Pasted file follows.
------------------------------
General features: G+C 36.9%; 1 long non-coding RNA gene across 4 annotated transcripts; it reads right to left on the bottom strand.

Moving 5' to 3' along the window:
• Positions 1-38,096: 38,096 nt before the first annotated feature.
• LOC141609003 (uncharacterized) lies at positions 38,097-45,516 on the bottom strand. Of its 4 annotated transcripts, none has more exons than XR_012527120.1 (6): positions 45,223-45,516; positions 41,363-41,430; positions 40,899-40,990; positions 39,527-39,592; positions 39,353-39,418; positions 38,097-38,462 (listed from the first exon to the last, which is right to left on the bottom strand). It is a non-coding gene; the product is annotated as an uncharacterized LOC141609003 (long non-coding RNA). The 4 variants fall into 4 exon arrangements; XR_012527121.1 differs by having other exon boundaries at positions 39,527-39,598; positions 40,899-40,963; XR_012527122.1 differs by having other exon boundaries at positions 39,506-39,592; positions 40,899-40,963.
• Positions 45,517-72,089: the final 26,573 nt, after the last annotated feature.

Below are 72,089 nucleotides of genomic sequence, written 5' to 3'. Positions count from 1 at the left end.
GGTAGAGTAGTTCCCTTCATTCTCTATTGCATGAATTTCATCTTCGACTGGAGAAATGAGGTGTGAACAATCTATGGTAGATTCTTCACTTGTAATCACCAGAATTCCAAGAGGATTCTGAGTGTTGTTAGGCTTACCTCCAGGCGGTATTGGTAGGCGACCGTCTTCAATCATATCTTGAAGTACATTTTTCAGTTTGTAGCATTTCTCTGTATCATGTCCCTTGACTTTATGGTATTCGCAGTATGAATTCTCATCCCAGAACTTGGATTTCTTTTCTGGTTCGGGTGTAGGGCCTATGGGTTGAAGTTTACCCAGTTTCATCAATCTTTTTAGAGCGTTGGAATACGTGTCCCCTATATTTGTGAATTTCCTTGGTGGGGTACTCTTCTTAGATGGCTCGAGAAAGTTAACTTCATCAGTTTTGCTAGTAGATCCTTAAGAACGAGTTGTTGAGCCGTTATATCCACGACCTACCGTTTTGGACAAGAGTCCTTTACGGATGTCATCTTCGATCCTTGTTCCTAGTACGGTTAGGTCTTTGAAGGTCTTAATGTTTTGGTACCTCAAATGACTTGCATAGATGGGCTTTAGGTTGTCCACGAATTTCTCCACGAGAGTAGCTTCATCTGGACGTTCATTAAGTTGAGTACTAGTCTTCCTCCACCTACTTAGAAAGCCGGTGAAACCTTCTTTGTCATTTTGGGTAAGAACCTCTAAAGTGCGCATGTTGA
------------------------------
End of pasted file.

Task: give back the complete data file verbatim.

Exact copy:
General features: G+C 36.9%; 1 long non-coding RNA gene across 4 annotated transcripts; it reads right to left on the bottom strand.

Moving 5' to 3' along the window:
• Positions 1-38,096: 38,096 nt before the first annotated feature.
• LOC141609003 (uncharacterized) lies at positions 38,097-45,516 on the bottom strand. Of its 4 annotated transcripts, none has more exons than XR_012527120.1 (6): positions 45,223-45,516; positions 41,363-41,430; positions 40,899-40,990; positions 39,527-39,592; positions 39,353-39,418; positions 38,097-38,462 (listed from the first exon to the last, which is right to left on the bottom strand). It is a non-coding gene; the product is annotated as an uncharacterized LOC141609003 (long non-coding RNA). The 4 variants fall into 4 exon arrangements; XR_012527121.1 differs by having other exon boundaries at positions 39,527-39,598; positions 40,899-40,963; XR_012527122.1 differs by having other exon boundaries at positions 39,506-39,592; positions 40,899-40,963.
• Positions 45,517-72,089: the final 26,573 nt, after the last annotated feature.

Below are 72,089 nucleotides of genomic sequence, written 5' to 3'. Positions count from 1 at the left end.
GGTAGAGTAGTTCCCTTCATTCTCTATTGCATGAATTTCATCTTCGACTGGAGAAATGAGGTGTGAACAATCTATGGTAGATTCTTCACTTGTAATCACCAGAATTCCAAGAGGATTCTGAGTGTTGTTAGGCTTACCTCCAGGCGGTATTGGTAGGCGACCGTCTTCAATCATATCTTGAAGTACATTTTTCAGTTTGTAGCATTTCTCTGTATCATGTCCCTTGACTTTATGGTATTCGCAGTATGAATTCTCATCCCAGAACTTGGATTTCTTTTCTGGTTCGGGTGTAGGGCCTATGGGTTGAAGTTTACCCAGTTTCATCAATCTTTTTAGAGCGTTGGAATACGTGTCCCCTATATTTGTGAATTTCCTTGGTGGGGTACTCTTCTTAGATGGCTCGAGAAAGTTAACTTCATCAGTTTTGCTAGTAGATCCTTAAGAACGAGTTGTTGAGCCGTTATATCCACGACCTACCGTTTTGGACAAGAGTCCTTTACGGATGTCATCTTCGATCCTTGTTCCTAGTACGGTTAGGTCTTTGAAGGTCTTAATGTTTTGGTACCTCAAATGACTTGCATAGATGGGCTTTAGGTTGTCCACGAATTTCTCCACGAGAGTAGCTTCATCTGGACGTTCATTAAGTTGAGTACTAGTCTTCCTCCACCTACTTAGAAAGCCGGTGAAACCTTCTTTGTCATTTTGGGTAAGAACCTCTAAAGTGCGCATGTTGA